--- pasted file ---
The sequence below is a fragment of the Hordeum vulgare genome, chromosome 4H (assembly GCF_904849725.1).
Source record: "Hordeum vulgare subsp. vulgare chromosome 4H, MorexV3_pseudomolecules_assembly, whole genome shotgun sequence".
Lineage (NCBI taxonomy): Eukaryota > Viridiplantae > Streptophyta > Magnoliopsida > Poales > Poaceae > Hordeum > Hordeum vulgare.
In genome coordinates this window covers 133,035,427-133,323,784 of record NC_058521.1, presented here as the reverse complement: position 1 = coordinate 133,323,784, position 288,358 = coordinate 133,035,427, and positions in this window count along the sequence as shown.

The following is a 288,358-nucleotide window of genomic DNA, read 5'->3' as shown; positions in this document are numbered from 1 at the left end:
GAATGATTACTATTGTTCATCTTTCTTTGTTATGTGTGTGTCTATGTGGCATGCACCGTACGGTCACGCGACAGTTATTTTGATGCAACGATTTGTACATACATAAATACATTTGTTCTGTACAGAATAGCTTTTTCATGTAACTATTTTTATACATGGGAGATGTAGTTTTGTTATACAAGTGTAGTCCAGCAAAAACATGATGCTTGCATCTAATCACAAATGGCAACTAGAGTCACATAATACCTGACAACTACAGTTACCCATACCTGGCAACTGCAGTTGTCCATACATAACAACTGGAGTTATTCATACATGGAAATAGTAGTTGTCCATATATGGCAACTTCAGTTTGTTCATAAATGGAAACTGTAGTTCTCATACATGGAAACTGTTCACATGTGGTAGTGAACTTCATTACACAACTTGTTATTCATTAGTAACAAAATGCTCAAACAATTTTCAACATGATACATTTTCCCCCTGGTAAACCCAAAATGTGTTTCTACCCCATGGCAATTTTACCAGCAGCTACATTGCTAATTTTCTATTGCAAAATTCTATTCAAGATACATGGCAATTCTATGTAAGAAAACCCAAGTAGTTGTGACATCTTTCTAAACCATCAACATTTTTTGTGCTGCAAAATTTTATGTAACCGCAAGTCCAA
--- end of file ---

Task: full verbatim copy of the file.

The sequence below is a fragment of the Hordeum vulgare genome, chromosome 4H (assembly GCF_904849725.1).
Source record: "Hordeum vulgare subsp. vulgare chromosome 4H, MorexV3_pseudomolecules_assembly, whole genome shotgun sequence".
Lineage (NCBI taxonomy): Eukaryota > Viridiplantae > Streptophyta > Magnoliopsida > Poales > Poaceae > Hordeum > Hordeum vulgare.
In genome coordinates this window covers 133,035,427-133,323,784 of record NC_058521.1, presented here as the reverse complement: position 1 = coordinate 133,323,784, position 288,358 = coordinate 133,035,427, and positions in this window count along the sequence as shown.

The following is a 288,358-nucleotide window of genomic DNA, read 5'->3' as shown; positions in this document are numbered from 1 at the left end:
GAATGATTACTATTGTTCATCTTTCTTTGTTATGTGTGTGTCTATGTGGCATGCACCGTACGGTCACGCGACAGTTATTTTGATGCAACGATTTGTACATACATAAATACATTTGTTCTGTACAGAATAGCTTTTTCATGTAACTATTTTTATACATGGGAGATGTAGTTTTGTTATACAAGTGTAGTCCAGCAAAAACATGATGCTTGCATCTAATCACAAATGGCAACTAGAGTCACATAATACCTGACAACTACAGTTACCCATACCTGGCAACTGCAGTTGTCCATACATAACAACTGGAGTTATTCATACATGGAAATAGTAGTTGTCCATATATGGCAACTTCAGTTTGTTCATAAATGGAAACTGTAGTTCTCATACATGGAAACTGTTCACATGTGGTAGTGAACTTCATTACACAACTTGTTATTCATTAGTAACAAAATGCTCAAACAATTTTCAACATGATACATTTTCCCCCTGGTAAACCCAAAATGTGTTTCTACCCCATGGCAATTTTACCAGCAGCTACATTGCTAATTTTCTATTGCAAAATTCTATTCAAGATACATGGCAATTCTATGTAAGAAAACCCAAGTAGTTGTGACATCTTTCTAAACCATCAACATTTTTTGTGCTGCAAAATTTTATGTAACCGCAAGTCCAA